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Wiggins: Ratcliffe takeover of Team Sky 'ideal situation' for Brailsford

A takeover of Team Sky by Britain's richest man Jim Ratcliffe would be an Credit: PA

A takeover of Team Sky by Britain's richest man Jim Ratcliffe would be an "ideal situation" for key man Dave Brailsford, according to Bradley Wiggins.

Reports have suggested Ratcliffe, the founder and chairman of the Ineos chemicals company who has a £21billion fortune, will step in to replace Sky's sponsorship, with confirmation of a deal said to be imminent.

Ineos and Team Sky declined to comment when contacted by Press Association Sport.

Sky announced in December it would be ending its association with the team at the end of the year. The partnership has extended beyond 10 years, with the team securing eight Grand Tour victories during that period from the likes of Wiggins, Chris Froome and Geraint Thomas.

And Tour de France winner Wiggins believes a deal with Ratcliffe would benefit the team under the continuing leadership of general manager Brailsford.

"Dave will want to retain control and it is Dave's way in terms of the way he manages the team, the way he sets the team up," the Olympic gold medallist said in the first episode of the new series of The Bradley Wiggins Show by Eurosport.

"I think he would have been reluctant to have another multi-national company that came in that wanted it for the advertisement and to get their name out there, but would want the control in terms of 'This is how we want to do it in terms of how we advertise our company'.

"I think that would have been a big point for Dave. So in some ways it's an ideal situation.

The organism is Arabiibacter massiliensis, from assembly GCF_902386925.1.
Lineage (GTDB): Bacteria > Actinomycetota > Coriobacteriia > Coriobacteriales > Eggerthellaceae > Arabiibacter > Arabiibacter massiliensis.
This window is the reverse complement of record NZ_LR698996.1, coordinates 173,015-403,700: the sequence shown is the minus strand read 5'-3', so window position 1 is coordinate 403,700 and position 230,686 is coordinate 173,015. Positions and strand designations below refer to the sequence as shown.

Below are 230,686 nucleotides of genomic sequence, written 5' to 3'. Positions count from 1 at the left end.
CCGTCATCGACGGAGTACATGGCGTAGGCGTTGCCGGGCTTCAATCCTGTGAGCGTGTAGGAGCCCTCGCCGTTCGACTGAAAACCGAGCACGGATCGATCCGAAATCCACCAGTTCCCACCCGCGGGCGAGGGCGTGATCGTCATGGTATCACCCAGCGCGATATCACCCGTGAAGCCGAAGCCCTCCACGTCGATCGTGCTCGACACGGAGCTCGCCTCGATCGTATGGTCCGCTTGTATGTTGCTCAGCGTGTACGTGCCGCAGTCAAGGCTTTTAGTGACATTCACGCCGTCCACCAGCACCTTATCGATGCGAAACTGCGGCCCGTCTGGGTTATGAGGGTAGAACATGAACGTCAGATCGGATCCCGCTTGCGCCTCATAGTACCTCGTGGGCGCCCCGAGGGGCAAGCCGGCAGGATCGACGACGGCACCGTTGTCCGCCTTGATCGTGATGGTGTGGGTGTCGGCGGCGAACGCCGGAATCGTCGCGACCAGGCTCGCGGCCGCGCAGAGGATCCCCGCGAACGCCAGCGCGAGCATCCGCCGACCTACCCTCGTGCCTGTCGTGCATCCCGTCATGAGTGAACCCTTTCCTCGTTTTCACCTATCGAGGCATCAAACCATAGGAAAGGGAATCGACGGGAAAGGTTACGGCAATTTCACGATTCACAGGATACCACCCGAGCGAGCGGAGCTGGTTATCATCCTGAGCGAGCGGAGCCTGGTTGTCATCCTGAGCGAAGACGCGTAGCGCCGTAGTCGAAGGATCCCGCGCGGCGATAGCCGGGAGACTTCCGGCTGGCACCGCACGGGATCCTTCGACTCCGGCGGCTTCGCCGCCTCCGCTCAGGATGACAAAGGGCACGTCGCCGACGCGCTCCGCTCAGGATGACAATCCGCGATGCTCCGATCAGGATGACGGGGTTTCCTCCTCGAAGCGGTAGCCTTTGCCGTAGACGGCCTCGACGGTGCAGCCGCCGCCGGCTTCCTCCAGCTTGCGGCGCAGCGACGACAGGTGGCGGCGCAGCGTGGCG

"He (Ratcliffe) is the richest man in Britain and you would imagine that the kind of money they have asked for is nothing to him.

"Dave can continue running out this team with all his plans and philosophies, so it's an ideal situation for him and he is answerable you'd imagine to one man - it's his money. It will certainly help that team."

Future looks bright for Brailsford's team, says Wiggins

Credit: PA

Tour de France winner Bradley Wiggins believes the loss of Team Sky's sponsorship will not be detrimental as new money coming in ensures key man Dave Brailsford's plans will be unaffected.

The media giant announced in December it would be ending its association with the team at the end of the year. The partnership has extended beyond 10 years, with the team securing eight Grand Tour victories during that period.

Reports have suggested Britain's richest man Jim Ratcliffe, with a £21billion fortune, will step in and Wiggins thinks that will benefit the team under the continuing leadership of general manager Brailsford.

"Dave will want to retain control and it is Dave's way in terms of the way he manages the team, the way he sets the team up," the Olympic gold medallist said in the first episode of the new series of The Bradley Wiggins Show by Eurosport.

"I think he would have been reluctant to have another multi-national company that came in that wanted it for the advertisement and to get their name out there, but would want the control in terms of 'This is how we want to do it in terms of how we advertise our company'.

"I think that would have been a big point for Dave. So in some ways it's an ideal situation.

"He (Ratcliffe) is the richest man in Britain and you would imagine that the kind of money they have asked for is nothing to him.

"Dave can continue running out this team with all his plans and philosophies, so it's an ideal situation for him and he is answerable you'd imagine to one man - it's his money. It will certainly help that team."

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Wiggins rules out Olympic Games comeback in rowing

Credit: PA

Five-time Olympic champion cyclist Sir Bradley Wiggins says he has shelved plans to bid to make the Great Britain rowing team at the 2020 Olympics.

The 2012 Tour de France winner retired from cycling in December 2016 and flirted with the idea of rowing competitively, taking part in last December's British Rowing Indoor Championships at the Lee Valley Velodrome.

The 38-year-old told his eponymous Eurosport show: "I'm still training most days with it, but I've decided I'm not going to the Olympics because I've got too much other stuff to do.

"I need to give myself a break. I haven't got time to train three times a day. To the level I want to do it to, it's a full-time job in itself. There's too much going on."

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